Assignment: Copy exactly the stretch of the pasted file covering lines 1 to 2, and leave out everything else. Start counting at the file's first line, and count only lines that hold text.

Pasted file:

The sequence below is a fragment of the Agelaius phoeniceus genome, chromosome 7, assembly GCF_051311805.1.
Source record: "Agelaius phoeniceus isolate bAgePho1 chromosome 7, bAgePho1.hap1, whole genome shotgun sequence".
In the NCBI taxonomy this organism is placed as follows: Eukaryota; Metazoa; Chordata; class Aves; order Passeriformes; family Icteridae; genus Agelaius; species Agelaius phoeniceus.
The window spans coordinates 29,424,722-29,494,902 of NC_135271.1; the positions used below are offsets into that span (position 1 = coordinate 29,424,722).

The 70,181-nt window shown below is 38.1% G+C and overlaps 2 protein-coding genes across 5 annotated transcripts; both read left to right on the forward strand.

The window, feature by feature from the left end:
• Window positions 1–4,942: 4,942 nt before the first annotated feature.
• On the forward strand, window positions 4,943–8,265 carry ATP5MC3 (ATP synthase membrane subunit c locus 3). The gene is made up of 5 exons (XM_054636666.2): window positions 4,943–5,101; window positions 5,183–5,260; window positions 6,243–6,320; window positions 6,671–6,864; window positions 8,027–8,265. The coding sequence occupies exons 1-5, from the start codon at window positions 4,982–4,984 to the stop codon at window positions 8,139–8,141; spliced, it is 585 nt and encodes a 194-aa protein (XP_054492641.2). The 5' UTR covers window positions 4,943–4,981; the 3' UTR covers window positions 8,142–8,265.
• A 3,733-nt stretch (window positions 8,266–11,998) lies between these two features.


The sequence below is a fragment of the Agelaius phoeniceus genome, chromosome 7, assembly GCF_051311805.1.
Source record: "Agelaius phoeniceus isolate bAgePho1 chromosome 7, bAgePho1.hap1, whole genome shotgun sequence".